Kafka in Tangier is a reinterpretation of Kafka’s Metamorphosis, exploring themes of transformation, alienation, and power. At once the story of a family and a chilling portrait of a city, the novella follows Jawad Al-Idrisi, an overworked teacher with disappointed ambitions of becoming a literary critic, after he awakens one morning to find himself transformed into a monster. In this waking nightmare, he is forced to confront both his family’s secrets and the oppressive systems of contemporary society.
First, I’d like to say thank you to the author, Mohammed Said Hjiouij, the translator, Phoebe Bay Carter, and NetGalley for providing me with a copy of this book.
Kafka in Tangier is a reinterpretation of Franz Kafka’s Metamorphosis that is set in Tangier and follows the unfortunate transformation of Jawad Al-Idrisi, a teacher. I studied Kafka’s Metamorphosis at university and this unsettling story really got to me. So when this reimagining of the story popped up on NetGalley, I had to give it a read.
There is no denying that the tale I am telling you […] shares a certain resemblance with the story it inspired, the one written by Franz Kafka over a century ago. That said, it is most certainly not an exact copy.Mohammed Said Hjiouij, Phoebe Bay Carter, Kafka in Tangier
Jawad’s story is told from a mix of perspectives: first, from his own perspective once he’s been transformed into a hideous monster. Second, from his mother’s perspective as she tries to help her son break his “curse”. Third, from his father’s perspective, and fourth, from his younger sister’s perspective in the form of diary entries.
This mix of perspectives and narrative styles differs from Kafka’s story and I liked this change. Dedicating space to each of the characters involved in this series of unfortunate events gives you the chance to consider the situation from different perspectives. I also liked that each character’s chapters gave us some background and insight into their life – who they are, where they come from, how they’ve ended up like they have. This made the characters three dimensional and kept my mind open as I was reading.
The narrator in Jawad’s chapters speaks directly to the reader, the unnamed speaker is conversational and engaging. They drop hints here and there during their narration about what’s to come and what we’ll learn about each of the characters. I enjoy this style of writing as it gives the story almost a feeling of life – I could see this story being produced for the theatre.
Now onto the question: Is Kafka in Tangier an exact copy of The Metamorphosis? It’s similar, but not the same. The main difference being that we know exactly what kind of creature Jawad is transformed into based on a detailed description provided by the author. I wonder if Mohammed Said Hjiouij’s decision to do this – to explicitly describe Jawad after his metamorphosis – was done to satisfy the reader. It removes the constant questioning of what he actually looks like when he wakes up and could be removing a potential distraction for the reader.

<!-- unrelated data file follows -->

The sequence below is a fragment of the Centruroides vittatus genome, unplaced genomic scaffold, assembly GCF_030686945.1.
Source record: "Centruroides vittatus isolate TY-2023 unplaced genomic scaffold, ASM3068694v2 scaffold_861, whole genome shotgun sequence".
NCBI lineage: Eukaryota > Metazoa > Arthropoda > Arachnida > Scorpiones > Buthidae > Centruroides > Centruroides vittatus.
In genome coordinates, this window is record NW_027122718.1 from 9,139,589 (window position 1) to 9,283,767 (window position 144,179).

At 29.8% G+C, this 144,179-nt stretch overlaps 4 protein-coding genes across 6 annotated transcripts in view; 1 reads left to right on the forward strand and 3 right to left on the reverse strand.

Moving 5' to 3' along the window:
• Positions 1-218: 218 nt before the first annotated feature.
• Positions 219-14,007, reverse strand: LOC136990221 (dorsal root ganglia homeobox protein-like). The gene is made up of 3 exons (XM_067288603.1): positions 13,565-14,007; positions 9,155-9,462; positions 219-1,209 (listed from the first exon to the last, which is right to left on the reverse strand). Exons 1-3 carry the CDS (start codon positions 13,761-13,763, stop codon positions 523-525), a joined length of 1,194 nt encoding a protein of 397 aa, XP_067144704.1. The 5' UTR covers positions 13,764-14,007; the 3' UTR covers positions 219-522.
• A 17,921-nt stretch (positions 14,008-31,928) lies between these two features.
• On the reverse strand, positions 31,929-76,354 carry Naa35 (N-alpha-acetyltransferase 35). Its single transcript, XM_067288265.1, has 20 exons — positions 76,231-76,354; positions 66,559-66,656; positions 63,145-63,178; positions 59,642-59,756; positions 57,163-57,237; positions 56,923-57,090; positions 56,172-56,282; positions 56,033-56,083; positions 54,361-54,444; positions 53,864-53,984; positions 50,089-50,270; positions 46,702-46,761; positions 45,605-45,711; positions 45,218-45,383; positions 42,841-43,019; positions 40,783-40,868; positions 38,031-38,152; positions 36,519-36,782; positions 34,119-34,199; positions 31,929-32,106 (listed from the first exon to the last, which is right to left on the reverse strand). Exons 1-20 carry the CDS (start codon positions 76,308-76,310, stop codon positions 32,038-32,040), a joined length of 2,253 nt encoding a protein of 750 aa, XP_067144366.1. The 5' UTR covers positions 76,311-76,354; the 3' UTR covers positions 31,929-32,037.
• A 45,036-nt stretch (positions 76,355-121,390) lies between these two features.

The other big difference being the attitude of Jawad’s family towards him once he has been transformed (or cursed, as his mother believes). Jawad’s family are a lot more sympathetic towards him than Gregor Samsa’s family. Saying that, there are still secrets, lying and betrayal within the Al-Idrisi family. But overall, I felt Jawad’s family still cared about him by the end of the story. The endings of both stories are similar – I won’t share any spoilers. They’re melancholy and “Kafka-esque”.
Phoebe Bay Carter’s translation of the novella is conversational and easy going, presumably replicating the original. The narrator’s engaging voice and Hind’s (Jawad’s sister) diary-like chapters draw you into the story. You really feel like you’re part of the story.
The translator uses footnotes to help explain a couple of cultural references. There’s lots of debate in translation theory about using footnotes in translations. The question that always arises: Shouldn’t the translation be enough without the need for footnotes? I’m indifferent to the use of footnotes. I don’t necessarily miss them if they’re not there but I don’t find them distracting if they are.
In the case of Kafka in Tangier, the footnotes were pretty interesting – giving me that extra bit of information about a country and a culture I’m not familiar with. One footnote (footnote 5) was particularly interesting; it explained the a bit of history of the Arabic version of “Once upon a time”:
This chapter begins, in the Arabic, with kan ya ma kan, a phrase which, like “once upon a time”, is used by Scheherazade and other storytellers at the beginning of their tales. Its literal meaning, “there was, or there wasn’t,” signals to listeners that what they are about to hear may be truth, or fancy, or some of both.Phoebe Bay Carter, Kafka in Tangier
Reading a book in translation gives you the chance to learn something new about a culture or language. And Phoebe Bay Carter’s use of footnotes in this novella were spot on – answering the questions that I had as I was reading.
Kafka in Tangier is a quick read – with only 87 pages – that’s a nice introduction to Moroccan literature. Mohammed Said Hjiouij has put an interesting twist on a well-known story but made it his own. While I recognised the inspiration behind the story, I wouldn’t say that this story is a copy. It’s a story in its own right – with its own unique characters and storyline. Phoebe Bay Carter has translated Mohammed Said Hjiouij’s writing fabulously – it’s engaging and dynamic and her use of footnotes was spot on.